Doc. MUDr. Michal Kroó
* 1923 †︎ 2016
“The house was under the protection of the Swiss embassy, and I found my way there. That story’s a veritable thriller. Because, of course, the house couldn’t fit the thousands of Jews in Budapest. It was mainly managed by Zionist activists, and the gate keeper happened to be from Mukacheve, and he knew me. I also had some kind of recommendation on a small scrap of paper with the signature [of a person - ed.], who was friends with the few [people - ed.] that organised it.”
“So things started getting grim, but you could still live somehow. You’re life wasn’t in danger, and you could travel around Hungary. But I didn’t do that. I passed my graduation exams, but I couldn’t study at university, of course. That was completely exceptional.”
“Several year groups of boys of Jewish origin [were saved from the Holocaust - ed.], when they were assigned to the labour corps, which was part of the Hungarian army. The Germans didn’t have the gebühr for that, for playing their games inside the Hungarian army.”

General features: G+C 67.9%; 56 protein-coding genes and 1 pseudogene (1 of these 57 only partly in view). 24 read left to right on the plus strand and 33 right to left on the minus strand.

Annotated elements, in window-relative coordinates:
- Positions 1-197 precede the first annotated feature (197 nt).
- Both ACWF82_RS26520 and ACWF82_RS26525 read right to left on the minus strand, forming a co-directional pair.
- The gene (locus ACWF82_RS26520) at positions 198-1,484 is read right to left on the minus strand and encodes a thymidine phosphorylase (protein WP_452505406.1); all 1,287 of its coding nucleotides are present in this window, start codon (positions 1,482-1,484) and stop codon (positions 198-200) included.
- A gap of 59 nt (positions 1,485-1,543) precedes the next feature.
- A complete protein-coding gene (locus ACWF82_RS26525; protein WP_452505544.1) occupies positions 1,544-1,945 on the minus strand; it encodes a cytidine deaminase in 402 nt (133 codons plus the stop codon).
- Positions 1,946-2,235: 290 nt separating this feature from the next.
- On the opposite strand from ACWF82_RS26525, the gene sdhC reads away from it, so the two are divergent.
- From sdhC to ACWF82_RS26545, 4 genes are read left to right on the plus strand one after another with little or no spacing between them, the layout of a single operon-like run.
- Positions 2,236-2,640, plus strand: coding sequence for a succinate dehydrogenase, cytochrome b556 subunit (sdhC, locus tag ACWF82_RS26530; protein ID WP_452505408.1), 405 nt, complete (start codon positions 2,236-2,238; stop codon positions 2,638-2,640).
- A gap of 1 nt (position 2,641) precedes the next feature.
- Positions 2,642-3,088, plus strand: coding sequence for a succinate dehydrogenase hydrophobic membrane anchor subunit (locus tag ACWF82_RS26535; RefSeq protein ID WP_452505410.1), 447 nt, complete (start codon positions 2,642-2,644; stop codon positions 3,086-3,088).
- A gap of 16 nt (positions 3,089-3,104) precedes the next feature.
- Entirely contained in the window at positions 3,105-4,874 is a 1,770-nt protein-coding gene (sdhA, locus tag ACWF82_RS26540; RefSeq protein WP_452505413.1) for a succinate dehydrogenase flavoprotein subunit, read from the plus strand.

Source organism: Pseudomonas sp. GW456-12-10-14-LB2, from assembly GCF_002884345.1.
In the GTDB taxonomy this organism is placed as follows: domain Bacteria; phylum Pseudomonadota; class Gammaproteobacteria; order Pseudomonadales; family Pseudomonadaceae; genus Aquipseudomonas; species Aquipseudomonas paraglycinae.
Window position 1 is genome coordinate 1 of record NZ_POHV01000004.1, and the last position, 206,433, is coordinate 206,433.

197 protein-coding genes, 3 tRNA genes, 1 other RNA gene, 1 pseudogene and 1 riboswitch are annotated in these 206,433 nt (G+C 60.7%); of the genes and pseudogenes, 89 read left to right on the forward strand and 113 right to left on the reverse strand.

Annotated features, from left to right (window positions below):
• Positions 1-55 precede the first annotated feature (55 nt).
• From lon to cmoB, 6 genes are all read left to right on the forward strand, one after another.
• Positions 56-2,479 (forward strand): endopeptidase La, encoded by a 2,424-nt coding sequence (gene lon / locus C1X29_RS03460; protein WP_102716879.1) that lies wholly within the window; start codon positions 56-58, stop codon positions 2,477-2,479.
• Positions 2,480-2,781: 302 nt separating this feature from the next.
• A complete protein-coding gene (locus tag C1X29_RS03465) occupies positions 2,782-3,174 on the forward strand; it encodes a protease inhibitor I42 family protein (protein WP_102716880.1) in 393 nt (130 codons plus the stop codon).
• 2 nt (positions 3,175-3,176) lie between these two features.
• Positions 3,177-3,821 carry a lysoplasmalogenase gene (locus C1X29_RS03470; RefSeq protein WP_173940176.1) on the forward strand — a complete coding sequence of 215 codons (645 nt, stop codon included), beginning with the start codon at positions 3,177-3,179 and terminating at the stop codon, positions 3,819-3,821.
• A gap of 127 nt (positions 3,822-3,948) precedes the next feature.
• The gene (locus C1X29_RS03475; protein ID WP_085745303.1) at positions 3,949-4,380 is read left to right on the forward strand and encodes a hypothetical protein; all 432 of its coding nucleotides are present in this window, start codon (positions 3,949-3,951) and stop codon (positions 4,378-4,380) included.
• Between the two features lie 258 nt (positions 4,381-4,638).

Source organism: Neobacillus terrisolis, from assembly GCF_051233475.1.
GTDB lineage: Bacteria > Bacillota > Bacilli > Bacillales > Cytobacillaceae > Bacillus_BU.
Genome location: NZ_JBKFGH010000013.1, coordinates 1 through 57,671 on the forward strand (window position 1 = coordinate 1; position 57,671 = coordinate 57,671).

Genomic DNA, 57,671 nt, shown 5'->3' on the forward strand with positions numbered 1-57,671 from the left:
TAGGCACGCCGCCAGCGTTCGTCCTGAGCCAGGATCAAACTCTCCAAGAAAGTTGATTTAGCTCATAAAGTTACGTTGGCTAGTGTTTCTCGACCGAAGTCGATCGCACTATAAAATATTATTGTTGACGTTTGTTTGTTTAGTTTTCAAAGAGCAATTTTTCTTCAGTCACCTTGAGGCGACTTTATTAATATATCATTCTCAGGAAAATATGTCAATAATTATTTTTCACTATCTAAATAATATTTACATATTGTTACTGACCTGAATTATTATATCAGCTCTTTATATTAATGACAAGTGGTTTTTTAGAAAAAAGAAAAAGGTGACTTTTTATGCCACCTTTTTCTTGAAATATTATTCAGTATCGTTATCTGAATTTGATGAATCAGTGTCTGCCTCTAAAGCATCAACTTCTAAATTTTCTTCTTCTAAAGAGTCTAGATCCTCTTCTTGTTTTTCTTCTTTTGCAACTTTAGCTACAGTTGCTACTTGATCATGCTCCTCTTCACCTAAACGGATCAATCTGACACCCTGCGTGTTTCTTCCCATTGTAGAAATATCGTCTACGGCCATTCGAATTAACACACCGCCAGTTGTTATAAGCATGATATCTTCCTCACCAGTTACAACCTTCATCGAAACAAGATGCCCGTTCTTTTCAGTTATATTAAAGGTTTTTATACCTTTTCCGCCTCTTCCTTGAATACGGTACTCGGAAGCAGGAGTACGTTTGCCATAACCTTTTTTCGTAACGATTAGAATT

Hradec Králové, 20.01.2015
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Those who entered the Jewish labour corps were paradoxically very lucky
Michal Kroó was born on 18 January 1923 into an assimilated Jewish family in Mukacheve, Subcarpathian Ruthenia, which was part of Czechoslovakia at the time. He attended local primary and grammar schools, but when Subcarpathian Ruthenia was occupied by Hungary on 14 March 1939, he was assigned to forced labour in the Hungarian army; he served on Hungarian territory. Toward the end of the war he hid in the Swiss embassy in Budapest, where he was liberated by the Red Army. After the war he studied medicine at Charles University in Prague and later worked as a neurosurgeon in Hradec Králové and at the Military Medical Academy in the same city.